The coalition government unveiled its much-anticipated tax reform proposal Tuesday morning.
The reforms will mean 21,000 Danes in full time employment will now pay lower amounts of tax, according to DR's assessment of the plan.
Overall, the state will collect 23 billion kroner (3.1 billion euros) less from taxation should the plan be implemented.
A limit to tax reductions known as beskæftigelsefradraget will be scrapped by the new plan, benefitting anyone with an annual income of over 340,000 kroner (45,000 euros).
A new deduction known as a jobfradrag will also reduce tax by an expected 2.7 percent for people with incomes of over 569,400 kroner, and by 7.7 percent for those with incomes between 174,000 and 232,400 kroner (23,400 - 31,200 euros), according to DR's analysis.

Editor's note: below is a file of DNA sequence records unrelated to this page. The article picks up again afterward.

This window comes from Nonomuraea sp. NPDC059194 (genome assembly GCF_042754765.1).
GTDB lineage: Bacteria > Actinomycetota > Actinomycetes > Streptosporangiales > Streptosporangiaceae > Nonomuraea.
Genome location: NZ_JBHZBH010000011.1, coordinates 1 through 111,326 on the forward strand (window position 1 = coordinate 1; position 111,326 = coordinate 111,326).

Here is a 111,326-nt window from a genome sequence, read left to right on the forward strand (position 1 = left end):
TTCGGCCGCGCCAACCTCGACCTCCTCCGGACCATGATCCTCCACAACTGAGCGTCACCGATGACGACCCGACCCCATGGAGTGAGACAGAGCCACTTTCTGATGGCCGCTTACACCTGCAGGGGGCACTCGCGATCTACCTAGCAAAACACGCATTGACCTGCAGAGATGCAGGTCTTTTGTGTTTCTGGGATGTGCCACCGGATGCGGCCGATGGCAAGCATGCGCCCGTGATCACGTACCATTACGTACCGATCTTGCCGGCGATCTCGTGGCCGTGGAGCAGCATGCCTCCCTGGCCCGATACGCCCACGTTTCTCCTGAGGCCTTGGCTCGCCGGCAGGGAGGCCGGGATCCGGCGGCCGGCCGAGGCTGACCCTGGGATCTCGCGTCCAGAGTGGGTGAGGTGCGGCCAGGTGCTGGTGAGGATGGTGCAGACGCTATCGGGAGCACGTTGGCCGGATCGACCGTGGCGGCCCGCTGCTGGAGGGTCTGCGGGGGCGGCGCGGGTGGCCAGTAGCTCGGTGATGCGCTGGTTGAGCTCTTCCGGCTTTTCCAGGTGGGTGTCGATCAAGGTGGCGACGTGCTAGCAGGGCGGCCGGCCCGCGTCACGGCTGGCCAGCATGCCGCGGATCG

Those on lower incomes will also be given a tax deduction worth 4,500 kroner (604 euros), while vulnerable citizens will be able to earn a limited amount tax-free.
“This plan enables us to tackle a number of challenges. We are increasing the reward for working, making it more attractive to work longer hours, and ensuring that it pays better to save up for a pension,” Finance Minister Kristian Jensen said in the government's publication of the plan, which also includes provisions to reduce fees attached to car ownership.